Friday, July 17, 2009

Irked Naik takes principals and school teachers to task

Thane District Guardian Minister Ganesh Naik took representatives of various junior colleges to task for not attending the interactive session called by him on Friday at NMSA.
After arriving nearly two-and-half hours late for a meeting which was to begin at 9.30 am, Naik asked NMMC officials to read out the names of colleges, who did not send their representatives for the meeting. The college representatives were even asked to sign their attendance before the meeting began. Naik then instructed CIDCO officials to speak to authorities of those colleges who did not attend the meeting and seek an explanation.
Once again, Naik requested college authorities to consider the pleas of students from poor background. With an eye on the upcoming elections, Naik reiterated the same tune and insisted that educational institutions should give concession to needy and poor students. "I understand that running an educational institution is not easy, but they should try and reduce the amount for those who can not afford the high donations," he said.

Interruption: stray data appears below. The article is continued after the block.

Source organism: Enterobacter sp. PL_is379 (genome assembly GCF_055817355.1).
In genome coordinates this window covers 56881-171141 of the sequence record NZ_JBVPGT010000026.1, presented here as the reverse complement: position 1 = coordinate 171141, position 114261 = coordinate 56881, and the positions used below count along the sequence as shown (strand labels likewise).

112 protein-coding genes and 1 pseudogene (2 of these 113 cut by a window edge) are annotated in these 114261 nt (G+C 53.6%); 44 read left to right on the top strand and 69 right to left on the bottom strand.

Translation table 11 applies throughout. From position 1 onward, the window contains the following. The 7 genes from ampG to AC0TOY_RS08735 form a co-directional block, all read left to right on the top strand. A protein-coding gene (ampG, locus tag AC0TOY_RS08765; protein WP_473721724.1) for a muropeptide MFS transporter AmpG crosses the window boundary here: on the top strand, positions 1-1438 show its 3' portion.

Naik pointed at the increasing number of complaints from parents and students during the Janata Darbar and complained that some haughty principals from prestigious private institutes don't even look at the recommendation letters sent by him. "Are they above the system? They don't think it necessary to attend a meeting called by the guardian minister, civic chief and top police officials? Some schools behave like corporates and think in terms of profit and loss," he questioned.
He also urged principals to consider giving admission to poor students which is part of their social responsibility. "At times, authorities simply throw the request letters into dustbin. Many parents are unable to afford fees and hence they seek our help. Schools in Navi Mumbai who have received land from CIDCO at concessional rates must give preference to the sons-of-soil," he said. Civic chief Vijay Nahata pointed out at the number of freebies offered to students from impoverished backgrounds in NMMC schools and urged others to do the same.

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